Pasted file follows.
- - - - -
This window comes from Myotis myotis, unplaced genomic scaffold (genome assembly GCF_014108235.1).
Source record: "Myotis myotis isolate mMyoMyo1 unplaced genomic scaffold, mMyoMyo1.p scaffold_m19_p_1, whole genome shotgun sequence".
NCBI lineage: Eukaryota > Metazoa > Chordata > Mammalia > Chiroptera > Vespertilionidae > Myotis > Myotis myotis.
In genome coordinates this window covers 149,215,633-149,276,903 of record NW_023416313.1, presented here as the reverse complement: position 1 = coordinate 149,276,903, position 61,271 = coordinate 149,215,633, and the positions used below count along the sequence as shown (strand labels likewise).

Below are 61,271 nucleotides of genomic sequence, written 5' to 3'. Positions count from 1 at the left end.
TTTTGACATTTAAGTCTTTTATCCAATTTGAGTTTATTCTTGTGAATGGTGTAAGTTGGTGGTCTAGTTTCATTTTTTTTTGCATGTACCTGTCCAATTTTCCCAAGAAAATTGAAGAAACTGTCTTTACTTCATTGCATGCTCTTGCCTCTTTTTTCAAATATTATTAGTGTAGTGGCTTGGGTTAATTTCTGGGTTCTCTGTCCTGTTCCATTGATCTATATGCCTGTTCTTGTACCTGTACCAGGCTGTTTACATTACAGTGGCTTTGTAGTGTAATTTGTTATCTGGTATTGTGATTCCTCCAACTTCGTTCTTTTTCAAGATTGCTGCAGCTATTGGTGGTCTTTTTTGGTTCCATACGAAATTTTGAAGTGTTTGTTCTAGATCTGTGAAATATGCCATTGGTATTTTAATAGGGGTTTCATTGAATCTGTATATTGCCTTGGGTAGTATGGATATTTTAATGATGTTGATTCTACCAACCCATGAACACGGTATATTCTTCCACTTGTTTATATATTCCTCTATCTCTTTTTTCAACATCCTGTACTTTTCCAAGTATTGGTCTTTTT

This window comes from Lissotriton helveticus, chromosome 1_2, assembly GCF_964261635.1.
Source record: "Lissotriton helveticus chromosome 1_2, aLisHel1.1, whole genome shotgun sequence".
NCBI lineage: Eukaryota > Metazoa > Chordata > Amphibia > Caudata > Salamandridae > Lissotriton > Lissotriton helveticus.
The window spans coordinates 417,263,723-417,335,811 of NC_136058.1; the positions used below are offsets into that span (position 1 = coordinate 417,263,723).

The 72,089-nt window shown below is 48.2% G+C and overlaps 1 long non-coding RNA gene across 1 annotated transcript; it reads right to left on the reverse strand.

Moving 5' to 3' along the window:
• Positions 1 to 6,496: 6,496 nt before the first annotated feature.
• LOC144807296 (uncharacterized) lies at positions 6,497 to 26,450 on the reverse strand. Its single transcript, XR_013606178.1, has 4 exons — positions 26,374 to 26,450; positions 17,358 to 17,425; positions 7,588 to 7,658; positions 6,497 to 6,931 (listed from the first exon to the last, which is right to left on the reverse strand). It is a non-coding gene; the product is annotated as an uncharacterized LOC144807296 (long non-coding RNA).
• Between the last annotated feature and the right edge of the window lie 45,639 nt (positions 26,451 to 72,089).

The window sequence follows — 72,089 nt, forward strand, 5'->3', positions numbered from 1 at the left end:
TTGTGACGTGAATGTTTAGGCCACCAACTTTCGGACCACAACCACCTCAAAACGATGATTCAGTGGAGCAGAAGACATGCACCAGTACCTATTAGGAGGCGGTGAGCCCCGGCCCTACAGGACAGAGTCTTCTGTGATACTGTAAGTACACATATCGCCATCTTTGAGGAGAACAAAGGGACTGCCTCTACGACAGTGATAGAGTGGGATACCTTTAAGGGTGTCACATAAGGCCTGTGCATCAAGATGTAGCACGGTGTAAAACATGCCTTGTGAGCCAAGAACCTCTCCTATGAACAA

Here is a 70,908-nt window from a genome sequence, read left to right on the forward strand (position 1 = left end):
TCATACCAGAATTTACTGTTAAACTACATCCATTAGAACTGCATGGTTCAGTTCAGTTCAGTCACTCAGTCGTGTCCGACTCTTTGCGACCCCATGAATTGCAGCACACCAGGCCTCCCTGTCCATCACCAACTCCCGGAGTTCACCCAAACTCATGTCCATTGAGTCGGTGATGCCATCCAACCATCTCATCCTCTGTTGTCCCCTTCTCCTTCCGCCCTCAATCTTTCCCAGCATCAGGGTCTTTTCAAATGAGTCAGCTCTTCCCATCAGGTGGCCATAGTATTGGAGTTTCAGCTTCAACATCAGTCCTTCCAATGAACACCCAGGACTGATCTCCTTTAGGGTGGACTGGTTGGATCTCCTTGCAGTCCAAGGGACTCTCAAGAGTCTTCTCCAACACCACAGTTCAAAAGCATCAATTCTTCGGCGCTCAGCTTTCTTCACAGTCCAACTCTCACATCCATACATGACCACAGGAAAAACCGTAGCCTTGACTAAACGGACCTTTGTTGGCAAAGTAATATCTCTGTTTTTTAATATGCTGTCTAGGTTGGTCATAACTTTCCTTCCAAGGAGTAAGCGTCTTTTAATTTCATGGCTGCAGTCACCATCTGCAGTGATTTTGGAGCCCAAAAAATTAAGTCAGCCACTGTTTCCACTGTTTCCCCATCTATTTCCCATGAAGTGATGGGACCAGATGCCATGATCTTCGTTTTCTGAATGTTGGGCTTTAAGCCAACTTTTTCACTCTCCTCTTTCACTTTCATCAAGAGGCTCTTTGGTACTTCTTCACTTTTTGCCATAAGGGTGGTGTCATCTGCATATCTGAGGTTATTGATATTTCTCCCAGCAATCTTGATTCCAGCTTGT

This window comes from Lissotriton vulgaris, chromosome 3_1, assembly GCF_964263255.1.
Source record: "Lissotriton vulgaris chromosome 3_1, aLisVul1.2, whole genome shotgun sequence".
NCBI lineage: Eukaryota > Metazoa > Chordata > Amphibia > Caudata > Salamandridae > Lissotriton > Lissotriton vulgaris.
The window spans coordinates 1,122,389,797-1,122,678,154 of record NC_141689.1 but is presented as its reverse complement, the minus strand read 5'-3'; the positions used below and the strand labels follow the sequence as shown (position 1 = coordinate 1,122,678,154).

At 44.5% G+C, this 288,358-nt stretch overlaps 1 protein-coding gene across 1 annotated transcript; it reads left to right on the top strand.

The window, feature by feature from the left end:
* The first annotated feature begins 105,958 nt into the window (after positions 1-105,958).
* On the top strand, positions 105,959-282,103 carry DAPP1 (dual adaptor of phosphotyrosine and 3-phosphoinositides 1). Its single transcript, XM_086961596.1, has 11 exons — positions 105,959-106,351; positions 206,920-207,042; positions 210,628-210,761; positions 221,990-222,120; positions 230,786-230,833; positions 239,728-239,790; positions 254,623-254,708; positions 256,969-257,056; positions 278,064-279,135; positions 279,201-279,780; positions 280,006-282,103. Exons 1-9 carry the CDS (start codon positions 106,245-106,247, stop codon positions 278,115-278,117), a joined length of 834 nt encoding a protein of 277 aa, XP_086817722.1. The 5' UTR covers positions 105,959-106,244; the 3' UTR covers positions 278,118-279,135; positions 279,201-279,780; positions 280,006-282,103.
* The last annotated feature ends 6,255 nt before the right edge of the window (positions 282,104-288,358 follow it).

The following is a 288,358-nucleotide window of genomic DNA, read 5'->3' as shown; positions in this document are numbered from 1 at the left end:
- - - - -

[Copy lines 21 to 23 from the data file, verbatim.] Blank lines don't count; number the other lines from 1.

Source record: "Lissotriton vulgaris chromosome 3_1, aLisVul1.2, whole genome shotgun sequence".
NCBI lineage: Eukaryota > Metazoa > Chordata > Amphibia > Caudata > Salamandridae > Lissotriton > Lissotriton vulgaris.
The window spans coordinates 1,122,389,797-1,122,678,154 of record NC_141689.1 but is presented as its reverse complement, the minus strand read 5'-3'; the positions used below and the strand labels follow the sequence as shown (position 1 = coordinate 1,122,678,154).